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Alcohol Use During Pregnancy: The Sobering Truth

We all know it’s wrong to drink alcohol while pregnant. It’s something we heard about way back in high school health class, saw in public-service ads and read about in parenting magazines. Sometimes, though, it can be easy to slip up – like that glass of champagne on New Year’s Eve or a beer at the end of a brutal day. For some people, though, it’s even more difficult to stay away from the booze. Addicts may face a very difficult road during pregnancy.

Unfortunately, those who abuse alcohol during pregnancy are setting up their children for many health problems and a greater likelihood to abuse alcohol themselves. Arm yourself with the facts about how alcohol abuse during and after pregnancy can affect your child. The sobering statistics just may help you kick the habit.

What Alcohol Does to Your Unborn Baby

Drinking during pregnancy can cause birth defects or even a serious disorder called fetal alcohol syndrome. Problems associated with fetal alcohol syndrome include physical deformities, developmental delays, learning disabilities, behavioral difficulties and other issues. The March of Dimes reports a variety of birth defects caused by drinking while pregnant, including problems with the heart, brain and other organs; premature birth; and vision or hearing problems, among others.

The above issues are generally caused by prolonged and excessive alcohol use during pregnancy. What about just the occasional drink or two? Different doctors may give different advice about this: some may say a drink or two won’t hurt; others recommend against drinking entirely. This conflicting advice can make it difficult for women to tell what’s right or wrong for them.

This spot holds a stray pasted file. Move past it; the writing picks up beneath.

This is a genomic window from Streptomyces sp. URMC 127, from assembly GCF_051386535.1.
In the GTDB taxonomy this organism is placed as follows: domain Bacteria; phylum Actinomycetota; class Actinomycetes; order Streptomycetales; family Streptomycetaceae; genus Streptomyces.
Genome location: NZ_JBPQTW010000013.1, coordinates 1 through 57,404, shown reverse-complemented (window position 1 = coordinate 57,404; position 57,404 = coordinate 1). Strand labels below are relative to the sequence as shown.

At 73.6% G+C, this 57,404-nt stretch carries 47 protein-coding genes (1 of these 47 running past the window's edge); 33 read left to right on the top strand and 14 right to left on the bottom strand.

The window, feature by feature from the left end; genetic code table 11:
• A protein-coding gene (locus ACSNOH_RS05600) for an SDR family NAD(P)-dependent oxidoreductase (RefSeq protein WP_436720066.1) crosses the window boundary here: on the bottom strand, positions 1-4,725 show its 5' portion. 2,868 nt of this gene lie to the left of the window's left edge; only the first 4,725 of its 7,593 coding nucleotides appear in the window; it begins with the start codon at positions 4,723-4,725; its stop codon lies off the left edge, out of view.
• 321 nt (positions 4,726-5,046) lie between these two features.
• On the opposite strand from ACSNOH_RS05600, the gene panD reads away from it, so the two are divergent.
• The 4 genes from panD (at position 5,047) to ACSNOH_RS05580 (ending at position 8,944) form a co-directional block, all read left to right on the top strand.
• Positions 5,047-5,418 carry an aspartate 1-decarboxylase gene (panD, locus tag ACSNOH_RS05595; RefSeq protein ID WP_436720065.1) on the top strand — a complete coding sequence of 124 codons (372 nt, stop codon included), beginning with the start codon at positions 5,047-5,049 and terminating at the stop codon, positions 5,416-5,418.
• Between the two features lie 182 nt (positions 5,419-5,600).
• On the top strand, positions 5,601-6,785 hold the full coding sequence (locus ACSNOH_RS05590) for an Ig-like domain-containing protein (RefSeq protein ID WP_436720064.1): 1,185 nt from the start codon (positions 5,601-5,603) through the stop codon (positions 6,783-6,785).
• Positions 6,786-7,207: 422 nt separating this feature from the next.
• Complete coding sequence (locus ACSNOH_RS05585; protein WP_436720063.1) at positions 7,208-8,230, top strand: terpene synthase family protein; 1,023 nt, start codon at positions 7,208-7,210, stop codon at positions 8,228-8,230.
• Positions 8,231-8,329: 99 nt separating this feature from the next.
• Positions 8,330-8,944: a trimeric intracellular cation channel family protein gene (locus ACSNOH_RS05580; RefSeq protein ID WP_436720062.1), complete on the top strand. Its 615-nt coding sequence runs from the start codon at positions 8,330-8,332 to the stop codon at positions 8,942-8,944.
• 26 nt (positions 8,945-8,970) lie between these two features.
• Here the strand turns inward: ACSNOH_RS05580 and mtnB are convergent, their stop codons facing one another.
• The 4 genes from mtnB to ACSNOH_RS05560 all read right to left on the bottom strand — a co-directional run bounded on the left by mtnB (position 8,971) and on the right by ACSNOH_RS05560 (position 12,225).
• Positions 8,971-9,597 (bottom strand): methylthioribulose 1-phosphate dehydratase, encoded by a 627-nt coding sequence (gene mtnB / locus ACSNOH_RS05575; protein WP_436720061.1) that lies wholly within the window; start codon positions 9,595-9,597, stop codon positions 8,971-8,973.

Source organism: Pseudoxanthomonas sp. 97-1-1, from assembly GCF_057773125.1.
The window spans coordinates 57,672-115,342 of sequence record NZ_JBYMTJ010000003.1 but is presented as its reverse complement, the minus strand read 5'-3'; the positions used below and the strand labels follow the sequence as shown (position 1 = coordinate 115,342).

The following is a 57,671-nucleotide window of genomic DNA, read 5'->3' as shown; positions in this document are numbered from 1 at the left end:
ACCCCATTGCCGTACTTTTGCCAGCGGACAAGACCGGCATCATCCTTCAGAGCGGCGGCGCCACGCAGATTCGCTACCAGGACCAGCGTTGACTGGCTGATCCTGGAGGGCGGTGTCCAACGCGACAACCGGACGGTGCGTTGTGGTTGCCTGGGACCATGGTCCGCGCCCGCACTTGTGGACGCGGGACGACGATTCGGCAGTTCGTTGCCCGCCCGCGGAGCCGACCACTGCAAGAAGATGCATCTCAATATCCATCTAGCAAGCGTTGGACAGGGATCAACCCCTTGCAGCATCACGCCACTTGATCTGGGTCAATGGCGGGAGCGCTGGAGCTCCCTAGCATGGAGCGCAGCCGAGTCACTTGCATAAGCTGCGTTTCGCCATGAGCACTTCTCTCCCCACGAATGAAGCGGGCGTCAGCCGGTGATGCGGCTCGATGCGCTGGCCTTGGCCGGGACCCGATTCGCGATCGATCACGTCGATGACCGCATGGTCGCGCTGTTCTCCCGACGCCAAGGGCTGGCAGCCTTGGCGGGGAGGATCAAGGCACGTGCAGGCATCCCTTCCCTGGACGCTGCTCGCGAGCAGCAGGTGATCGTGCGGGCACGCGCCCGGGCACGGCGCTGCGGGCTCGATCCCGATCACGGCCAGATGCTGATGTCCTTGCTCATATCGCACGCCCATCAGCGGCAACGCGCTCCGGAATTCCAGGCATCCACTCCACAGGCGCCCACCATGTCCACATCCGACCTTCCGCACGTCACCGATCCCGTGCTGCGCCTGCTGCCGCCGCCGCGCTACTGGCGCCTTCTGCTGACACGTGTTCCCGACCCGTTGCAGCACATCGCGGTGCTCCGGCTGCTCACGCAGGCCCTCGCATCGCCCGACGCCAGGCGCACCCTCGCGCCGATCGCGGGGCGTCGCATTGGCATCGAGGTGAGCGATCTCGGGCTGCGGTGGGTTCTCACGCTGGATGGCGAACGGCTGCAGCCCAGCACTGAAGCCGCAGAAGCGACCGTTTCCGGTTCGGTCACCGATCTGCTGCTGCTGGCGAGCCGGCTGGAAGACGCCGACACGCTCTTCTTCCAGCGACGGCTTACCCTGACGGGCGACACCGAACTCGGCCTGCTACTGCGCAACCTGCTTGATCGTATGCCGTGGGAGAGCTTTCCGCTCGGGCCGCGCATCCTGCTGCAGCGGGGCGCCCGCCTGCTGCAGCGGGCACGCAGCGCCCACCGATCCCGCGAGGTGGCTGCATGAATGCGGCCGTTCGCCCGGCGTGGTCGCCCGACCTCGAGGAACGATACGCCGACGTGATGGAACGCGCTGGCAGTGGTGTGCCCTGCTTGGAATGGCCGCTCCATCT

For these reasons, and due to unknown factors related to enzymes that break down the amount of alcohol in the body, the Centers for Disease Control, U.S. Surgeon General, American Academy of Pediatrics and the American College of Obstetrics and Gynecology all recommend against drinking any amount of alcohol during pregnancy. Their stance is: It’s better to be safe than sorry when it comes to exposing a fetus to alcohol.

Getting the Message Out

Various organizations and media are constantly putting out information about the risks of alcohol during pregnancy. Most recently, 12 Keys, a drug and alcohol rehab facility,  has produced a series of ads targeting the effects of alcohol on babies and children. This ad program is called “They Are More Like You Than You Think,” and includes startling images of babies and children drinking alcohol and even abusing drugs.

The point of these ads is to really drive home the fact that alcohol negatively affects children not only in utero, but also after birth. Children can be born harboring alcohol’s ill effects, and if they grow up in a home where alcohol abuse is prevalent, they are more likely to become abusers themselves. Ads like these focus on the fact that adults’ decisions can have a major impact on their children’s lives.

 

The photographs – including a baby sipping a tropical beverage and a little girl with a cupcake in one hand and a beer in the other – are accompanied by sobering statistics about alcohol’s effects on babies and children. Facts like “Alcohol withdrawal for a baby begins just hours after birth and can last up to 18 months” and “Children of alcoholics are four times more likely to develop a drinking problem” are aimed at startling the reader into thinking twice about their actions.

The hope here is that the campaign will create an awareness of the effects of alcohol on children. This is an adult problem that can have very serious consequences on children’s lives and health.

By keeping the damaging physical and psychological effects of alcohol abuse in the spotlight, ads like these hopefully will encourage women to abstain from drinking during pregnancy. Sometimes a disturbing picture and straight-up facts do the best job of getting this important message across.

 

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